Last week, I attended an interesting CASA continuing education event regarding foster children and PTSD.
Our next CASA training class starts in January. I’ve met with a couple of people who have had questions about the CASA time commitment. I thought it would be a good idea to share some of the questions with all of you. And while each and every case is unique, some of the basic elements of how much time you’ll spend on your case is pretty consistent.
Two brothers, Adrian (18 months) and Cyrus (4 years old), were taken into foster care when their mother was arrested for involvement with drugs. Like many other children removed from their homes, Adrian and Cyrus’s path easily could have led to adoption. But their mother did not let that happen. She followed through on every requirement the court gave her. She successfully completed drug treatment and has remained drug free for the past year and a half. She recognized that it was critical to ask for help rather than struggle alone, and she reached out and found ongoing support from her parents, her counselor, and the DHS caseworker.
Brian was 11 and his sister Lily was 13 when they were taken into foster care. They were living with their mother in a house piled high with trash. They rarely attended school, and when they did they were filthy. Brian and Lily were not fed healthy food or taken to the doctor when they needed care.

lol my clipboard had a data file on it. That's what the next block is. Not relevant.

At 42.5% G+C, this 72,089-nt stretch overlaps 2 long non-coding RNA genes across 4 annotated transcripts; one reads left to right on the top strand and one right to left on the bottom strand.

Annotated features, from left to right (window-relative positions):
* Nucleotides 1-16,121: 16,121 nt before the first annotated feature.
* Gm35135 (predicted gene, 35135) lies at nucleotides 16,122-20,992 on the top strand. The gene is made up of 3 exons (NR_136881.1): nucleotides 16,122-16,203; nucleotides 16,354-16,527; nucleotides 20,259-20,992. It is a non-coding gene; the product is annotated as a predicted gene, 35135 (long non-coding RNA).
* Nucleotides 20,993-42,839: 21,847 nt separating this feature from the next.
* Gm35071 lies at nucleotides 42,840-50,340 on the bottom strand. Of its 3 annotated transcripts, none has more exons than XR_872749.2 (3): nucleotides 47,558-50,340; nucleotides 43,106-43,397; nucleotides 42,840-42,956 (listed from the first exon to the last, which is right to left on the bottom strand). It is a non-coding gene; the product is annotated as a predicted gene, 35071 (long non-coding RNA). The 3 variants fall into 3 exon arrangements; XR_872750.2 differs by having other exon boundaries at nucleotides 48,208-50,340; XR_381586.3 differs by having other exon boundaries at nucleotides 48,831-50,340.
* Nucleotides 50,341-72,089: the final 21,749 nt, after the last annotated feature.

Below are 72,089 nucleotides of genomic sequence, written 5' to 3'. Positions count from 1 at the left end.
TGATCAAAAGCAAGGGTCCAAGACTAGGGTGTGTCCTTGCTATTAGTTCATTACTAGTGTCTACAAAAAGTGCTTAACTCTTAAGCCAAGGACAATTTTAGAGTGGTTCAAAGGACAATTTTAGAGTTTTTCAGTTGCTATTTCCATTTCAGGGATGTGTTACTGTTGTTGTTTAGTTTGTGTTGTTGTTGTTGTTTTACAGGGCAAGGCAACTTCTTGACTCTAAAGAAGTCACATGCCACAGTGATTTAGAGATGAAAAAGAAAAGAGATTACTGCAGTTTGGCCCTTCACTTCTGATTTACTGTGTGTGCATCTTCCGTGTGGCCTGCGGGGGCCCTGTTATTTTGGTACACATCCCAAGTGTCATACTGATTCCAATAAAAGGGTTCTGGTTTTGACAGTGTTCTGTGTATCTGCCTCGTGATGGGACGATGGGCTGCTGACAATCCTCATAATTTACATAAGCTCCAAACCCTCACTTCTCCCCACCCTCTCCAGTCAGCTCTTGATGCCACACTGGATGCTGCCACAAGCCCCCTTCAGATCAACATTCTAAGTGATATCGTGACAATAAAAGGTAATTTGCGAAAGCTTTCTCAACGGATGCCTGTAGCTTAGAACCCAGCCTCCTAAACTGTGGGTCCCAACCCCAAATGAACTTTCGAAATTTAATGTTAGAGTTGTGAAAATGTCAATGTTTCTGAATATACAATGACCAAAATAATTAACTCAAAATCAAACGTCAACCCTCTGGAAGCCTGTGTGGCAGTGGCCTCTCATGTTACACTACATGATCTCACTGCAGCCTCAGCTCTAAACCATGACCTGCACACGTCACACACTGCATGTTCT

Five years ago, Alex became the CASA volunteer for three siblings: Abigail (age 7), Madison (age 5), and Rachel (age 1). The children were removed from their mother’s care because she abuseddrugs and brought criminals into their home. Two years later, Alex took on advocacy for one more when the mother gave birth to little brother Gavin.
Visiting your kid, or kids, at school is a very important part of the observation process as a CASA volunteer. It’s important to see how they interact with other students and their teachers. It’s also helpful to see them engaging with friends. This gives you a good idea of how they’re adjusting, or where they need more support.
Julia, who had suffered from abuse at a young age, first met Christine when she was assigned to be Julia’s Court Appointed Special Advocate. Although Julia was in 5th grade, she was barely reading at a 2nd grade level.
As I mentioned last week, there has been a lot of activity on my CASA kid’s case over the last few weeks. She is now in a new foster home. She is working on adjusting into a new routine in a new environment with new people, and even though she was involved with the process, change is tough. But I know she is strong and once she gets comfortable, we will establish a new routine.
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